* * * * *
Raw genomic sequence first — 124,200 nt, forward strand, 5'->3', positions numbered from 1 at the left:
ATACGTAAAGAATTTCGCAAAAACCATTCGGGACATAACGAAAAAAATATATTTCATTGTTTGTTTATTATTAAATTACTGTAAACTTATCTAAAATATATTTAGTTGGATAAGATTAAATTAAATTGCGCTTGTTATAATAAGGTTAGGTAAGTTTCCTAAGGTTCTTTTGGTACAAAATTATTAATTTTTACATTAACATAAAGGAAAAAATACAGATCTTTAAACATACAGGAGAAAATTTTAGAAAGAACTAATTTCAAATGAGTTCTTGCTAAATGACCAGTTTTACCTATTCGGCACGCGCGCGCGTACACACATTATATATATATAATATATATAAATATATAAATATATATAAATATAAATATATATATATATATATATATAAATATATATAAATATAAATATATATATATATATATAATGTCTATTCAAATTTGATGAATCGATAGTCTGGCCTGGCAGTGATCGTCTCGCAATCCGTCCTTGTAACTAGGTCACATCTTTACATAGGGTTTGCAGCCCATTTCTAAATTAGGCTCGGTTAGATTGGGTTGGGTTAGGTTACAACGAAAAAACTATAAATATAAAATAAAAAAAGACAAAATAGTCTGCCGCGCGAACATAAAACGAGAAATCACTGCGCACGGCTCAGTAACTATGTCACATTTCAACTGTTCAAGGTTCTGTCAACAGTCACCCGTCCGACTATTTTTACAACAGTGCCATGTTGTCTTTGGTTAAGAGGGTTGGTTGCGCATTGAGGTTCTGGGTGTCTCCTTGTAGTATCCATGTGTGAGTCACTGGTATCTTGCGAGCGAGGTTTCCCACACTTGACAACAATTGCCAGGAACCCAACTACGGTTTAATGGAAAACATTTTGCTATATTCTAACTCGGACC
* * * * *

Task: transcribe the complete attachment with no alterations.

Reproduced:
Raw genomic sequence first — 124,200 nt, forward strand, 5'->3', positions numbered from 1 at the left:
ATACGTAAAGAATTTCGCAAAAACCATTCGGGACATAACGAAAAAAATATATTTCATTGTTTGTTTATTATTAAATTACTGTAAACTTATCTAAAATATATTTAGTTGGATAAGATTAAATTAAATTGCGCTTGTTATAATAAGGTTAGGTAAGTTTCCTAAGGTTCTTTTGGTACAAAATTATTAATTTTTACATTAACATAAAGGAAAAAATACAGATCTTTAAACATACAGGAGAAAATTTTAGAAAGAACTAATTTCAAATGAGTTCTTGCTAAATGACCAGTTTTACCTATTCGGCACGCGCGCGCGTACACACATTATATATATATAATATATATAAATATATAAATATATATAAATATAAATATATATATATATATATATATAAATATATATAAATATAAATATATATATATATATATAATGTCTATTCAAATTTGATGAATCGATAGTCTGGCCTGGCAGTGATCGTCTCGCAATCCGTCCTTGTAACTAGGTCACATCTTTACATAGGGTTTGCAGCCCATTTCTAAATTAGGCTCGGTTAGATTGGGTTGGGTTAGGTTACAACGAAAAAACTATAAATATAAAATAAAAAAAGACAAAATAGTCTGCCGCGCGAACATAAAACGAGAAATCACTGCGCACGGCTCAGTAACTATGTCACATTTCAACTGTTCAAGGTTCTGTCAACAGTCACCCGTCCGACTATTTTTACAACAGTGCCATGTTGTCTTTGGTTAAGAGGGTTGGTTGCGCATTGAGGTTCTGGGTGTCTCCTTGTAGTATCCATGTGTGAGTCACTGGTATCTTGCGAGCGAGGTTTCCCACACTTGACAACAATTGCCAGGAACCCAACTACGGTTTAATGGAAAACATTTTGCTATATTCTAACTCGGACC